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Pages: 1

C band transmit reject filter Tx/RX Dish setup

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Ex Member
Ex Member


Jun 27th, 2011 at 10:56am  
Sir years ago my mates remove a part of our Tx/Rx standby dish,I don't know whats the function of it but it is connected between OMT and LNB. It has screws on the side and I think it was use for some adjustment.  And now we are going to use the dish to transmit and receive, is it ok if we connect the LNB directly to OMT? And sir what's the use of that part that has been removed I have a picture of it on our other same antenna but I don't know how to post a picture here.

Thanks,

ken u.
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« Last Edit: Jul 2nd, 2011 at 4:41pm by Admin1 »  
 
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Ex Member
Ex Member


Reply #1 - Jun 27th, 2011 at 12:35pm  
Given the limited info provided thus far, my first guess would be transmit reject filter. Email a photo to eric@satsig.net, he'll insert it for you.

//greg//
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Ex Member
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Reply #2 - Jun 27th, 2011 at 1:56pm  
Thankyou sir greg.

I will email it to sir eric.

Image inserted by admin...
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The white transmit reject filter (with row of adjustment screws)  is connected between the LNB and the OMT.  Its purpose is to stop transmit energy leaking across into the LNB and overloading the LNB or damaging the LNB. In the image above it would appear that the transmit path (lower black rectangular waveguide into circular waveguide) can be configured for either polarisation.  If co-polar operation is chosen then the use of the filter is absolutely critical.

I don't know if there is a polariser to the right, if so it would have its pins/vanes/ slots at 45 deg.  A polariser would change the Linear polarisations at the OMT into Circular at the feed and vice versa.
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« Last Edit: Jul 2nd, 2011 at 4:52pm by Admin1 »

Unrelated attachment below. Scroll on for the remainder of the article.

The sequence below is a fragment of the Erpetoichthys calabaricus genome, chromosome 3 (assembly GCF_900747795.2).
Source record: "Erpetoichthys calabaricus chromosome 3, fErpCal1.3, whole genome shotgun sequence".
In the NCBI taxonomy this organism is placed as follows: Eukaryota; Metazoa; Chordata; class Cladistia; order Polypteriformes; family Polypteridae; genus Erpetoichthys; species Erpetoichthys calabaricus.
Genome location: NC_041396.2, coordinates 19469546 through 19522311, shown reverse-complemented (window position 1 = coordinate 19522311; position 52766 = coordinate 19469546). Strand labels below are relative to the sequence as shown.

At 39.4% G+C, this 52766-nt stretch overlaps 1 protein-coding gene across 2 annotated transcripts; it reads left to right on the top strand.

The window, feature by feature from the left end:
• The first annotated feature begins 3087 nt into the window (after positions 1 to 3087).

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Ex Member
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Reply #3 - Jun 30th, 2011 at 6:56am  
Sir can I still transmit/receive even without that transmit reject filter?

thanks,

ken u.
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Eric Johnston
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Reply #4 - Jun 30th, 2011 at 4:53pm  
Without the transmit reject filter, which serves to protect the LNB from unwanted transmit power leakage across the OMT or diplexer, you run the risks:

1. When you transmit this will overload the LNB and this will interrupt your receive path. The effect may range from just a mild increase in bit error rate to complete loss of the receive signal.

2. When you transmit this will not just overload but actually damage your LNB, possibly burning out the front end low noise amplifier transistor.

3. If you are operating co-polar (i.e. transmitting and receiving on the same polaristaion) then the transmit reject filter is doing more than just protecting the LNB. It is reflecting a great deal of the transmit power to redirect it up the feed. In this case omitting the transmit reject/diplexer filter will destroy the LNB and may also seriously damage/destroy the transmit power amplifier due to incorrect termination, causing reflections back down to the transmit amplifier.

Best regards, Eric.

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« Last Edit: Jul 3rd, 2011 at 11:18am by Admin1 »  
 
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